The grosser someone sounds when they cough or sneeze, the more likely you are to suspect they have a contagious infection — even if it’s not true.
That’s the upshot of a new study in which participants were asked to judge whether people were — or weren’t — infected with a communicable disease by the sound of their coughs and sneezes.
On average, they guessed about four out of 10 sounds correctly, according to researchers at the University of Michigan in Ann Arbor. The findings were recently published in the journal Proceedings of the Royal Society B: Biological Sciences.
“We find no evidence that perceivers can reliably detect pathogen threats from cough and sneeze sounds, even though they are reasonably certain they can,” said study lead author Nicholas Michalak, a doctoral student in psychology.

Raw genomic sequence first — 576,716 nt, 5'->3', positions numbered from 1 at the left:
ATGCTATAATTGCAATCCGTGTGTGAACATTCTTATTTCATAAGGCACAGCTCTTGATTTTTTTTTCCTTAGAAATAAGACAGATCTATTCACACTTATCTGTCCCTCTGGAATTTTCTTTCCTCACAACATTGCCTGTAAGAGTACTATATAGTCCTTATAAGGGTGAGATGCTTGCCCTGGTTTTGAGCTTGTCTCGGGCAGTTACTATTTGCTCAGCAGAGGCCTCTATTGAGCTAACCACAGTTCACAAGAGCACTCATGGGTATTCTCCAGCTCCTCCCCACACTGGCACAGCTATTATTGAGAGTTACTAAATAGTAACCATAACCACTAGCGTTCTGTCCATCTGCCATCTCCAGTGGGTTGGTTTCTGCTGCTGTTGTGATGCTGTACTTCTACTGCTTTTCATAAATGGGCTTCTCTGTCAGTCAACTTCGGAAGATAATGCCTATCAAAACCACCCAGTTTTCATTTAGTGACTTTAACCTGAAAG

“Moreover, there was no evidence that accuracy improved when participants knew the true number of infectious sounds in advance or when participants focused on how clear or disgusting they perceived the sounds,” he added in a university news release.
Michalak said it appears that people are convinced that sounds that disgust them represent a likely disease threat. And that could lead them to shun others who make disgusting but noninfectious noises, he noted.
The study authors said the findings suggest that when you hear someone cough or sneeze, it might be best to leave the diagnosis to the doctor.
The U.S. Centers for Disease Control and Prevention outlines coughing and sneezing etiquette.